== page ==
Most men find it difficult to talk about Erectile Dysfunction (ED). They simply live with it and accept that it’s just part of life. But it doesn’t have to be that way. If they understand what ED is, what causes it and what treatments are available to them, then they can help increase their quality of life, possibly ED-free. This article offers a compact overview of the causes and treatments for ED.
An overall prevalence of 52% ED in non-institutionalised men aged 40 to 70 years old is reported in the Massachusetts Male Aging Study (MMAS). The Cologne Study also reported a prevalence of 19.2% ED of men aged 30 to 80 years old with an increase of 2.3% up to 53.4%. The incidence rate is 26 new cases per 1000 annually reported in the MMAS. In the Krimpen study, an incidence rate of 19.2 is reported.(1)
Causes for ED
Age, other physical factors, some surgical procedures and medicines can cause ED.
The most well-known cause of ED is when a patient has undergone radical prostatectomy or radiotherapy (brachy or external) as the blood vessels and/or the nerves in the pelvic region could have been damaged during the procedure. ED can also occur when a patient has hormonal treatment. (1,2)
Being overweight (BMI > 25) or having a waist circumference of more than 100 cm are risk factors. Overweight patients often suffer from Metabolic syndrome, which can lead to Diabetes Mellitus, chronic vascular diseases or hypertension. All of these chronic diseases can lead to ED.
Neurogenic disorders such as Multiple Sclerosis, Parkinson’s disease, spinal cord injury, stroke or polyneuropathy can cause ED. Primary hypogonadism or late onset hypogonadism can contribute to ED, as well as several other diseases.(1)
Cardiovascular risk factors such as smoking, atherosclerosis, Angina Pectoris or myocardial infarction, cardiac failure, and hypertension can also cause ED. Some medicines have negative side effects such as β-blocking medicines and antihypertensive e.g. thiazide diuretics.(1)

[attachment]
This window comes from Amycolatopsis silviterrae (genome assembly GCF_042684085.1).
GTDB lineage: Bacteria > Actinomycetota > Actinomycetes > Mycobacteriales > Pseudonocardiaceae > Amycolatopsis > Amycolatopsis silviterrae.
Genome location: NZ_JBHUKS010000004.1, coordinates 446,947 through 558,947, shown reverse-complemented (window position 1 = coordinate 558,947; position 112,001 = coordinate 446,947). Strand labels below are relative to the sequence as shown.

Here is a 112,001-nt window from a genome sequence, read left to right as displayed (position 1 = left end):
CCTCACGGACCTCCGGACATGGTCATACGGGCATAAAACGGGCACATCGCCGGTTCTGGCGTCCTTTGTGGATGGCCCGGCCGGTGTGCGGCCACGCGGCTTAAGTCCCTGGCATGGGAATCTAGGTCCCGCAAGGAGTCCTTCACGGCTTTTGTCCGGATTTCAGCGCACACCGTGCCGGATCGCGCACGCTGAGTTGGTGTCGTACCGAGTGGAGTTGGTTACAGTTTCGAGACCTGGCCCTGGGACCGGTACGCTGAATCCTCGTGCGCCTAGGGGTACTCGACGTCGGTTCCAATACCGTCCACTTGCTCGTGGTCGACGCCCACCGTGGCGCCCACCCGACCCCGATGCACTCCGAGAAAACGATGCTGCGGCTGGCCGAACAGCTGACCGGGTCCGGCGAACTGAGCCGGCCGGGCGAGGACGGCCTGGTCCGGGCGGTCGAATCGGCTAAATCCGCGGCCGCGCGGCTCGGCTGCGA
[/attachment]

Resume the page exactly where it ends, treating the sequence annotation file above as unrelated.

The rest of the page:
After the age of 40, the quality of the corpora cavernosa starts to deteriorate. But even younger men can have ED. One of the causes can be venous leakage of blood from the penile vessels into the abdominal vessels. This can be diagnosed by using a Duplex ultrasound of the penis. These men predominantly have a psychogenic cause of their ED e.g. stress, feelings of fear for failure, relational problems, low self-esteem, and problems with mood such as depression or psychosis.
In the 1970s Masters and Johnson suggested that ED is caused by psychogenic factors. This notion is not accurate anymore due to the growing knowledge of ED and pathophysiology. Of course, psychogenic causes can be a part of the problem, and stress and tension in (sexual) relations can contribute to ED. But ED can vary in different circumstances. For example, a man who has ED with his regular sexual partner can have morning erections and a (full) erection while masturbating or with another partner. This is called situational ED.(3)
Treatment of ED depends on the cause. Therefore it is important to do a full patient history.
In the Netherlands, the mini-sexual anamneses is developed. It is helpful to clinical nurse specialists and physicians in the outpatient clinics. (3) In addition, filled-out International Index of Erectile Function (IIEF) or the IIEF 5 questionnaires are useful in outpatient clinics during patient assessments and counselling. (1,3,4)
Treatment options for ED are widespread especially since the availability of oral medication. PDE-5 inhibitors can be prescribed, or intra cavernous injections with Androskat® or Muse®. A vacuum-assisted device is also an option, as well as penile prosthesis implantation which is placed in the corpora cavernosa. The implantation is a complex operation and is usually a final resort since any form of spontaneous erection is improbable after operation. (1)
- Hatzimouratidis K, Giuliano F, Moncada I, Muneer A, Salonia A, Verse, P. EAU Guidelines on Erectile Dysfunction, Premature Ejaculation, Penile Curvature and Priapism. Arnhem: EAU Guidelines Office, Arnhem, The Netherlands. 2016:7-24.
- Mottet N., Bellmunt J., Briers E., Bolla M., Bourke L., Cornford P., De Santis M., Henry A., Joniau S., Lam T., Mason M.D., Van den Poel H., Van den Kwast T.H., Rouvière O., Wiegel T.; members of the EAU – ESTRO – ESUR –SIOG Prostate Cancer Guidelines Panel. EAU – ESTRO – ESUR – SIOG Guidelines on Prostate Cancer. Edn. presented at the EAU Annual Congress London 2017. 978-90-79754-91-5. Publisher: EAU Guidelines Office, Arnhem, The Netherlands.
- Porst H, Reiman, Y, editors. ESSM Syllabus of Sexual Medicine. Amsterdam: Medix Publishers; 2012. P.537-563
- Boer B-J de, Heijnen A, redactie. Functioneel urologische en seksuele klachten bij de man. Houten: Bohn Stafleu van Loghum; 2016
Jeannette Verkerk-Geelhoed, Clinical nurse specialist in training , St. Antonius Hospital, Nieuwegein (NL), firstname.lastname@example.org